Crackdown on mortgage interest tax relief for landlords

The Chancellor’s recent announcement last December regarding a rise in the amount of SDLT payable by landlords and second home owners has received much attention in the media. However, last summer’s Budget contained another key announcement that landlords need to be aware of.   

Currently, buy-to-let landlords can deduct their costs (including mortgage interest) from their profits before they pay income tax. Landlords paying income tax at the higher or additional rate receive tax relief at 40% or 45%.

However, in the Budget on 8 July 2015, the government announced that it would restrict the relief on finance costs that individual landlords of residential property are entitled to, to the basic rate of income tax (20%). Accordingly, individual landlords will not be treated differently based on their status as tax payers and the rate of income tax that they pay. The new restriction was passed as part of Finance (No. 2) Act 2015 and will be phased in over four years, starting from 6 April 2017, with the permitted deduction from profits being 75% of the interest charge for 2017-18, 50% for 2018-19, 25% for 2019-20 and 0% thereafter. In each of those years, the percentage of the interest not deducted will be given as a basic rate tax deduction. The restriction will not apply to the interest relating to properties that qualify as furnished holiday lettings.

Mortgage Interest Relief was withdrawn from homeowners 15 years ago. However, landlords still receive the relief. The government’s concern was that the current tax system supports landlords over and above ordinary homeowners and puts buy to let investors at an advantage.

The move came as the Bank of England expressed concern that the rapid growth of buy-to-let mortgages could pose a risk to the UK’s financial stability. In its Financial Stability Report published earlier this month, the Bank stated that it would closely monitor the sector’s activity following the cut to tax relief announced by the Chancellor.

The government will also reform how landlords of residential property can account for the costs they incur in improving and maintaining rental property. As things presently stand, landlords can deduct 10% of their rent from their profit to account for wear and tear, irrespective of whether or not any maintenance or improvements have actually been carried out. This means that landlords can automatically reduce their tax liability even when they have not incurred any costs maintaining or improving the property. From April 2016, however, the government will replace this allowance with a new system that enables all landlords of residential property to only deduct costs they actually incur.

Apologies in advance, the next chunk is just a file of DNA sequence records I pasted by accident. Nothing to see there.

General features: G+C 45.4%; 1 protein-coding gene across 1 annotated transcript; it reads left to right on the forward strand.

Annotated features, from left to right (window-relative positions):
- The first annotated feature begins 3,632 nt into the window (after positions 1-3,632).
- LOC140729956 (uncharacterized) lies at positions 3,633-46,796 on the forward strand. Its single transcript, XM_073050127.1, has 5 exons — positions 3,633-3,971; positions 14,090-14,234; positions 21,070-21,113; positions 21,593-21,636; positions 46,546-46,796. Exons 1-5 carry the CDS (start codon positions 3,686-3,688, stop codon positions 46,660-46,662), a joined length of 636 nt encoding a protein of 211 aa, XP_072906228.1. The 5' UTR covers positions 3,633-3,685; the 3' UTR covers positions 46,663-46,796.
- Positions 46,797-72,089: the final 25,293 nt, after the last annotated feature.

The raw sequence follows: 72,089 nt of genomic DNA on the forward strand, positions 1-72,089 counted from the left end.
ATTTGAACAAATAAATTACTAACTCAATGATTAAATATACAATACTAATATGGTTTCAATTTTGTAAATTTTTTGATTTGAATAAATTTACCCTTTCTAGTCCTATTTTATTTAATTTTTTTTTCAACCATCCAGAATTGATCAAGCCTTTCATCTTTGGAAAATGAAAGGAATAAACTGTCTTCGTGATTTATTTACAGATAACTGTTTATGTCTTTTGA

Landlords concerned about this change will need to review their investment strategies to ascertain how it will impact on them from a tax and profit perspective.

For further information on the new rules, please contact Jonathan Achampong, senior associate in the Residential Property Team, or Oliver Embley, associate in the Private Client team, or your usual Wedlake Bell adviser.

buying property for children

In this article first published in the December 2014 edition of In Trust, Jenny Cutts and Jonathan Achampong of Wedlake Bell explore the how parents can approach buying property for their children.

As property prices continue to rise in the UK it has become increasingly common for parents to assist their adult children with buying a first property. However, buying a property can be a highly emotive experience and there is often some uncertainty among parents about how best to structure the gift/purchase so as to both assist their child and protect their child’s best interests.  

As a parent, broadly speaking, your options are as follows:


Gift the property to your child outright. This is a simple way of helping your child and an effective form of inheritance tax planning for your estate. However, it leaves your investment vulnerable to risks in the event of your child’s divorce, bankruptcy or death. It also leaves you with no control, should your child wish to sell the property and spend the sale proceeds.


Co-ownership with your child. Again, this would present an inheritance tax planning opportunity for you. It would also give you some control over the investment and offer some protection against the risk of an unfortunate change in your child’s financial and/or personal circumstances. Care would need to be taken to ensure that any co-ownership documents are drafted to reflect what you and your child wish to achieve.


Creation of a trust to own the property. You could transfer funds into a trust and the trust could purchase the property. This option provides you with the possibility of having maximum control whilst also offering inheritance tax planning opportunities for both you and, over the long term, potentially your child. Trusts also offer protection against the risks outlined above. As trusts do have their own legal identity you would need legal advice on the right trust for you, any setup and ongoing tax, and administration charges.